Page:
Cuesta College student Ali Elmasri is a skilled player on the basketball court.
He can drain 3-pointers, drive to the basket and finish at the rim with a feathery touch. He has even dunked the ball during games when he got a head of steam.
The only thing Elmasri, 25, can’t do on the hardwood is hear.
The San Luis Obispo native has been deaf since age 3 when he suffered a high fever that caused a permanent loss of hearing.
After years of playing locally and in Los Angeles, mostly with teams consisting of players who can hear, Elmasri will have a unique opportunity this summer.
He’ll represent the U.S. as a member of the national team at the 2015 World Deaf Championships in Taipei, Taiwan, from July 4 to 12.
After being noticed in a Los Angeles-area tournament for deaf players in 2011, Elmasri was one of eight players from California invited to try out for the national team in Washington, D.C., last fall.
When he learned he made the selective squad, a lifelong goal was fulfilled.
“This is a dream come true,” Elmasri said through his American Sign Language interpreter, Jo Malizia. “Ever since I was a little kid, I’ve someday wanted to play for USA Deaf Basketball. Now that it’s happening, I feel very lucky. I don’t want to come back with anything less than a medal.”
Early on, Elmasri found basketball as a way to connect with the hearing community.
The San Luis Obispo native, who now lives in Templeton, started playing the sport when he was 4 years old.
He played at San Luis Obispo High School, where Malizia would help communicate instructions from coaches and coordinate with teammates.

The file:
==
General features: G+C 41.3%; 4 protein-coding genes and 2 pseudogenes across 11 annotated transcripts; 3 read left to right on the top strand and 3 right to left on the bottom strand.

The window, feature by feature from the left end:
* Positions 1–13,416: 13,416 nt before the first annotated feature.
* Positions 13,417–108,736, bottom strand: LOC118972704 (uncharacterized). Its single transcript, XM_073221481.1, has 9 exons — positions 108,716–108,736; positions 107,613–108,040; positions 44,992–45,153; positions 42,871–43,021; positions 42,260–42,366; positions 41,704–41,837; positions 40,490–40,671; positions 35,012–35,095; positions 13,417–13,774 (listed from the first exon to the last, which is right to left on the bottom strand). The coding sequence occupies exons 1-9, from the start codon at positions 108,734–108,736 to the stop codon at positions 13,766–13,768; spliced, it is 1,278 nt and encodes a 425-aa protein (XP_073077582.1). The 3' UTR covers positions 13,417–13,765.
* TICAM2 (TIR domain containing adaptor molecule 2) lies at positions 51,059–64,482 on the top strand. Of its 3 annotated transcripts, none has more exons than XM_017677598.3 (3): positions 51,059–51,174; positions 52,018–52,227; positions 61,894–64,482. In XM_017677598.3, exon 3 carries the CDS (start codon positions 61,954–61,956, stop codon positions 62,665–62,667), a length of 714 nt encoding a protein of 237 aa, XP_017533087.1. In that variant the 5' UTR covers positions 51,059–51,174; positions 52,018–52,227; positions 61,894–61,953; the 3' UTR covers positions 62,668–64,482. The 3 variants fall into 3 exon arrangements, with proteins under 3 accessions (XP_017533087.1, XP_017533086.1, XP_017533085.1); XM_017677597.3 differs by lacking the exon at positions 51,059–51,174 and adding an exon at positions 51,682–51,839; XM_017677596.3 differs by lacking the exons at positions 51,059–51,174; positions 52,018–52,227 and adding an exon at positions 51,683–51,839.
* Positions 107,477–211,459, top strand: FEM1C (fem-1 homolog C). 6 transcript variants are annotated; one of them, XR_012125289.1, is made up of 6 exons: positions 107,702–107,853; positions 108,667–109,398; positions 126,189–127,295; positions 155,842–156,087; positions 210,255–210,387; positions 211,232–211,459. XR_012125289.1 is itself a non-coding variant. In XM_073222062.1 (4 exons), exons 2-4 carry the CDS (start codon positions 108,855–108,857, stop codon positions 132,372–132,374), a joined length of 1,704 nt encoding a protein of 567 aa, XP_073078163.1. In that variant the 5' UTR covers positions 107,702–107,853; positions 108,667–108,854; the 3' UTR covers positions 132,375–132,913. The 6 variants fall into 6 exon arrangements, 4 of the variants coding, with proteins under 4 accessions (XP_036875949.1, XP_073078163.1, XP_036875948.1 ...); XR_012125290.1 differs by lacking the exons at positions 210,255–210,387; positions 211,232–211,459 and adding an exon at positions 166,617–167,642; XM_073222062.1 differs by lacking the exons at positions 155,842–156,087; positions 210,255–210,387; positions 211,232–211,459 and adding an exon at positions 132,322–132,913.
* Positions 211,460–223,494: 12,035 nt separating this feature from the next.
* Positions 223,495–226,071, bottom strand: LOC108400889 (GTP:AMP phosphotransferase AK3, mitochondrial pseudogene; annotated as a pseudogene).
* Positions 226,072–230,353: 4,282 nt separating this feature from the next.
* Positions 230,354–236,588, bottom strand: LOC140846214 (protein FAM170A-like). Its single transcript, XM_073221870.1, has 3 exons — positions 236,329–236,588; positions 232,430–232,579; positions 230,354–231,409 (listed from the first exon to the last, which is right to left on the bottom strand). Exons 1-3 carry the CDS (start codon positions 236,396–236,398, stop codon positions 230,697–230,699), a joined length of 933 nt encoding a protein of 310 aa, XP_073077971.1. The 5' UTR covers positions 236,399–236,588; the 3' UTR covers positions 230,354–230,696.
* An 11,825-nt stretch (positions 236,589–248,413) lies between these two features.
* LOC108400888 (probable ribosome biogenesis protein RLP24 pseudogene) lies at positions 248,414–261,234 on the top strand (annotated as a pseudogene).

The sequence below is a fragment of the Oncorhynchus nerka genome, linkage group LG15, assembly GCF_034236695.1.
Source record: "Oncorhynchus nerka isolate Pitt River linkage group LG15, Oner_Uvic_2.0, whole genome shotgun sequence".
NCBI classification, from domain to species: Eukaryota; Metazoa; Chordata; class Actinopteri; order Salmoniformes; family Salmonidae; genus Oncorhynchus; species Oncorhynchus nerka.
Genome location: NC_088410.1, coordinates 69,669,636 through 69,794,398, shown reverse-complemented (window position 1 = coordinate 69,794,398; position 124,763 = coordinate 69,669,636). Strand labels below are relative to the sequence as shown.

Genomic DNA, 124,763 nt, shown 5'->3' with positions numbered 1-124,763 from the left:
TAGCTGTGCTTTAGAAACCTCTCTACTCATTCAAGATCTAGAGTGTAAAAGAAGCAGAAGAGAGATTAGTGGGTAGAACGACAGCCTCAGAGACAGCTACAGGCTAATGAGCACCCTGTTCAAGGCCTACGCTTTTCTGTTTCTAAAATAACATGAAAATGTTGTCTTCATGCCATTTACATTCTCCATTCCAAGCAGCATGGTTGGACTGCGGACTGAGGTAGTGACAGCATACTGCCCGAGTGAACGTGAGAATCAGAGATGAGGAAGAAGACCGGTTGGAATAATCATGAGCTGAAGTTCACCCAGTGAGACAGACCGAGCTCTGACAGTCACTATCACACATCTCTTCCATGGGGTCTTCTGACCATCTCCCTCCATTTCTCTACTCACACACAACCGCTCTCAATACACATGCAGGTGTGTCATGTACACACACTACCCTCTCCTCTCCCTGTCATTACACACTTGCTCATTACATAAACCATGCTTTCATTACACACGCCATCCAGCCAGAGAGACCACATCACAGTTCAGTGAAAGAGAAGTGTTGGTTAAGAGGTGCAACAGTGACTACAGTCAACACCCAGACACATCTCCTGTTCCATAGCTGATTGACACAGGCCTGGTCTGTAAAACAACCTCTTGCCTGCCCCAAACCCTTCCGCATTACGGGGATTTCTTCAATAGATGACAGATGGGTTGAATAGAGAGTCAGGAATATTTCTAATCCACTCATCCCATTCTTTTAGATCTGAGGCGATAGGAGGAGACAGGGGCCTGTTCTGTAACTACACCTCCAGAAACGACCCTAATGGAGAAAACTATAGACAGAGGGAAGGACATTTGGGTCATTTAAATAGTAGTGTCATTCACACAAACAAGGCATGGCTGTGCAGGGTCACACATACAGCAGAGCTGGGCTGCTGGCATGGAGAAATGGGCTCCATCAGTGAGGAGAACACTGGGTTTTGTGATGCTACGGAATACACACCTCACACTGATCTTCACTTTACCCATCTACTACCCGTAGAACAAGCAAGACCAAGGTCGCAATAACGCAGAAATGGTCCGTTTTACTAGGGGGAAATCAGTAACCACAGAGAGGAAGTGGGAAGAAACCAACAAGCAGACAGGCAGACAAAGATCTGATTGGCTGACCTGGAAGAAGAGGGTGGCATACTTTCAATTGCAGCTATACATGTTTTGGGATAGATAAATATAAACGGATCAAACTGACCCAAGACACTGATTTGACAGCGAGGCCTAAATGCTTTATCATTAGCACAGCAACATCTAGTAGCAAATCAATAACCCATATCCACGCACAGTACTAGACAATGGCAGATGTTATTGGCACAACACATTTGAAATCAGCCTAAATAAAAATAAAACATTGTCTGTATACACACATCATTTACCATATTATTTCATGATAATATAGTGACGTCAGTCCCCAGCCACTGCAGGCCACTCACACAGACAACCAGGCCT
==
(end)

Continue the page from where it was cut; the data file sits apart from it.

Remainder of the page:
His coach and teammates also gestured, indicating plays by signals or numbers.
“I grew up playing basketball with people that could hear,” Elmasri said. “We learned how to communicate with each other.”
Elmasri can read people’s lips fairly well, though he doesn’t understand everything said to him. He might use a cellphone to text while sitting next to someone or use readily understandable signs.
It can be frustrating to want to say something and not to be able to, Elmasri acknowledges.
He typically greets friends and fellow basketball gym rats with a big smile when he walks on the court. And he’s a familiar face at Kennedy Club Fitness in San Luis Obispo, where he regularly plays pickup games and is in the recreation league there.
“Ali is one of the best shooters I’ve seen around here,” said Jimmy Lee, a Kennedy Club member and recent graduate of Mission Prep, where he played basketball. “And he has a great handle (dribbling). He’s awesome.”
On the court, people can wave at Elmasri to gain his attention — and he must be aware of where others are on the court through scanning.
His world is one of mostly silence, though he can faintly hear loud shouts.
“When you can’t hear, you see the world a little differently,” Elmasri said. “I’m constantly watching and looking at what’s going on around me.”
Elmasri works at a city of Morro Bay summer recreation camp for kids, which includes basketball instruction and other games. His career ambition is to become a recreation coordinator and basketball coach.
As a lanky 6-foot-2-inch shooting guard, Elmasri will be responsible for locking down perimeter guards for USA Deaf Basketball.
Players on the team — who come from around the country — range in height from about 6 feet to 6 feet 10 inches.
His coaches have instructed him to work on defense in particular.
“They told me to work on a variety of things, but mainly defense,” he said. “I’ve been running, lifting weights, shooting.”
Though he has been abroad before — including to Lebanon, the country of his descent — this will be the first time Elmasri has visited Asia.
He’s not only looking forward to the basketball experience — which will involve playing in front of many fans who shake their hands in the air to cheer — but also to being around an international deaf community.
He raised about $3,500, with the help of Cuesta College’s publicity to be able to make the trip. The team will practice for a week in Fremont before flying overseas.
“I can’t wait to see how people from other countries use their sign language, which is different from American Sign Language,” Elmasri said. “And it will be a lot of fun to be around my teammates. I have gotten to know them pretty well.”